My mom is an unrepentant fast-forwarder. Any movie montage, car chase, fight scene, or any extended section of a movie with no dialogue is gonna get fast-forwarded through. (I grew up thinking this was totally normal and acceptable, and have had several boyfriends go “WAIT, what are you DOING?!?!” when I started fast-forwarding through a scene I thought was skippable.)
This book, while totally lovely, could definitely have used a fast-forward button.
Danny (Dhananjaya) is from Sri Lanka, living illegally in Australia. He came on a student visa, dropped out of school, and just stayed. He doesn’t want to go home, but staying is very stressful. He works two jobs and lives in the storeroom of the grocery store (job #1). Job #2 is cleaning houses. He knows the woman in house #5 was having an affair with the man in house #6. When she’s murdered one day, Danny first suspects the husband but then quickly decides that it was the boyfriend (based on some evidence he hears on the news). For the rest of this day-long book, Danny struggles with what to do. He feels compelled to report his suspicions to the police, knowing that likely no one else even knows about the boyfriend, but if he does, he’ll also be outing himself as illegal.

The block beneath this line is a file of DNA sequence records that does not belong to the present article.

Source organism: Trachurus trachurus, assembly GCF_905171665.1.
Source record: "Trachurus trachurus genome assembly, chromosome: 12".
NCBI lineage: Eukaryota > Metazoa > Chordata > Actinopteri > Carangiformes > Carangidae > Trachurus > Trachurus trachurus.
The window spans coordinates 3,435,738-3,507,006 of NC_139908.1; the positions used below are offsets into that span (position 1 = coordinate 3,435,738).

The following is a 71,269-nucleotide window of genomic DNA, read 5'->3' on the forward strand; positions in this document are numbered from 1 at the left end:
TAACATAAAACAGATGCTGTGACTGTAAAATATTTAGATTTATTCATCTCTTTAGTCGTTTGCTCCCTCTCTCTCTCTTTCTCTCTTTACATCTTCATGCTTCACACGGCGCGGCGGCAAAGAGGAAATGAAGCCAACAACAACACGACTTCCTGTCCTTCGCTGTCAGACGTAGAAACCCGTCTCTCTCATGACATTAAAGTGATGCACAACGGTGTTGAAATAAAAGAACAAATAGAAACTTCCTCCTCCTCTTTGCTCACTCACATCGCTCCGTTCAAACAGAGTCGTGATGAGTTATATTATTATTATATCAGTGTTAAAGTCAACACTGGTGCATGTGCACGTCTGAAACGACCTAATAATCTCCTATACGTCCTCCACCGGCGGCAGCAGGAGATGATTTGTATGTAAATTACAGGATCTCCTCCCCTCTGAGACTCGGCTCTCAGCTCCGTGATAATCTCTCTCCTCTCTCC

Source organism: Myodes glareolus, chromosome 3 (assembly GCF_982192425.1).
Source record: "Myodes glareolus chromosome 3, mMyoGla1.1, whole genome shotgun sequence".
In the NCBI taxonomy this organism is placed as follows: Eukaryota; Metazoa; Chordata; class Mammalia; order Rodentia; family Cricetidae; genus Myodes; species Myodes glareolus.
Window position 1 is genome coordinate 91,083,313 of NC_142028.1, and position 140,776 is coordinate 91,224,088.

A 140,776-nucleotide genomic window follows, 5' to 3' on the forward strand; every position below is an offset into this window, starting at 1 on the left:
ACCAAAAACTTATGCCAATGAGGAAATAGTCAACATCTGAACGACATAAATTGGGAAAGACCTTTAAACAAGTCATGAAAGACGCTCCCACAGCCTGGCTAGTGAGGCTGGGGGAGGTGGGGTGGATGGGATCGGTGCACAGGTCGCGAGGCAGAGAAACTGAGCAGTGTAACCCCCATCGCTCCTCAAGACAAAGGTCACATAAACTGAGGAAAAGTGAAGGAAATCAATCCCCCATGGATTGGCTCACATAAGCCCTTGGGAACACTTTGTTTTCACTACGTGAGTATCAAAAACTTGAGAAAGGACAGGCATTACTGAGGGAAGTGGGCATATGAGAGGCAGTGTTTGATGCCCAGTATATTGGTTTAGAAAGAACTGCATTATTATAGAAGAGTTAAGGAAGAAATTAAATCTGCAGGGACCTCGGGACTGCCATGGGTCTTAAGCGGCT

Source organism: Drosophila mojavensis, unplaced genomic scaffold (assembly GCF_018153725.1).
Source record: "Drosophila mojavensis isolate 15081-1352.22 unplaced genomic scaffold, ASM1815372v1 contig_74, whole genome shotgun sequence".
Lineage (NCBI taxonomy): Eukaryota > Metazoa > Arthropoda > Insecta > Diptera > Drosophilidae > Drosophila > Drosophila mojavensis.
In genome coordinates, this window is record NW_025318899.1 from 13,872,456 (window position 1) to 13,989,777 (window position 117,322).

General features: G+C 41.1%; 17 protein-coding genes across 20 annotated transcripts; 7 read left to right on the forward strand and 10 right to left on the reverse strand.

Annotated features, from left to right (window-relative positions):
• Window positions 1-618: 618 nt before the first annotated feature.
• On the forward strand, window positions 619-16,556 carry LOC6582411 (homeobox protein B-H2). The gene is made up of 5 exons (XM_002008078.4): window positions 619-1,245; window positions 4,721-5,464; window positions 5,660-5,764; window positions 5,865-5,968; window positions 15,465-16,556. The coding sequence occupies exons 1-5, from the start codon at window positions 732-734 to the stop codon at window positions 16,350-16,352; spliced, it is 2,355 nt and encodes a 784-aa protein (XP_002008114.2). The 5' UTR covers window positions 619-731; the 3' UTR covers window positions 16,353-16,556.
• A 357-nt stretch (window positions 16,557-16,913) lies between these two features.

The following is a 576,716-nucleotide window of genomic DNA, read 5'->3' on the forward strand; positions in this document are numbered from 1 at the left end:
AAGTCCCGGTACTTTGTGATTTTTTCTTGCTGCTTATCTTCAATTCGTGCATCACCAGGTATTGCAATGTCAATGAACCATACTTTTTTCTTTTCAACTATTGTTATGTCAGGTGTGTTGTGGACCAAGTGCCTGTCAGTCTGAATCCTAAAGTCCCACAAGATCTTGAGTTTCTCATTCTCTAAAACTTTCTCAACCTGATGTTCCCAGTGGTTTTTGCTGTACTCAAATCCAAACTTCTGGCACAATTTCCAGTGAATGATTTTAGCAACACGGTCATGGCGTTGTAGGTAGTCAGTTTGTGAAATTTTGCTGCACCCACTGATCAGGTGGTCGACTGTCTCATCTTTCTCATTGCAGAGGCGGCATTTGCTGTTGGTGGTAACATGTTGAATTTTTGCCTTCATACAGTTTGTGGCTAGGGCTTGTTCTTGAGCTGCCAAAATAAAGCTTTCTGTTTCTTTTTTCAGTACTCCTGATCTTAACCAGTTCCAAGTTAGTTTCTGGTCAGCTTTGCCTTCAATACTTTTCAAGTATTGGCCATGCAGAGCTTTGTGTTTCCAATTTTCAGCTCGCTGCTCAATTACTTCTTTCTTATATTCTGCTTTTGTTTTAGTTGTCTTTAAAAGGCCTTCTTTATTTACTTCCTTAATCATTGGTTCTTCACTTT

This is a very good setup! I liked Danny! However, his ethical dilemma goes into excruciating detail as he walks around Sydney. There are no chapters; the book is broken up into times. 11:52 a.m., Danny gets on the bus. 12:11 p.m., Danny wishes he had money for a cup of coffee. He wanders and thinks, sits and thinks, cleans and thinks. In 10-minute chunks. It’s a lot. I wished for a fast-forward button.
The writing is lovely, and I liked getting to know Danny: faking veganism to find a girlfriend on VeggieDate.com, his history with the murdered woman and her lover, the different aspects of the harrowing immigrant experience: “Easiest thing in the world, becoming invisible to white people, who don’t see you anyway; but the hardest thing is becoming invisible to brown people, who will see you no matter what.”
The book did drag a little for me (like I’m sure the long day did for Danny), but I’m glad I read it.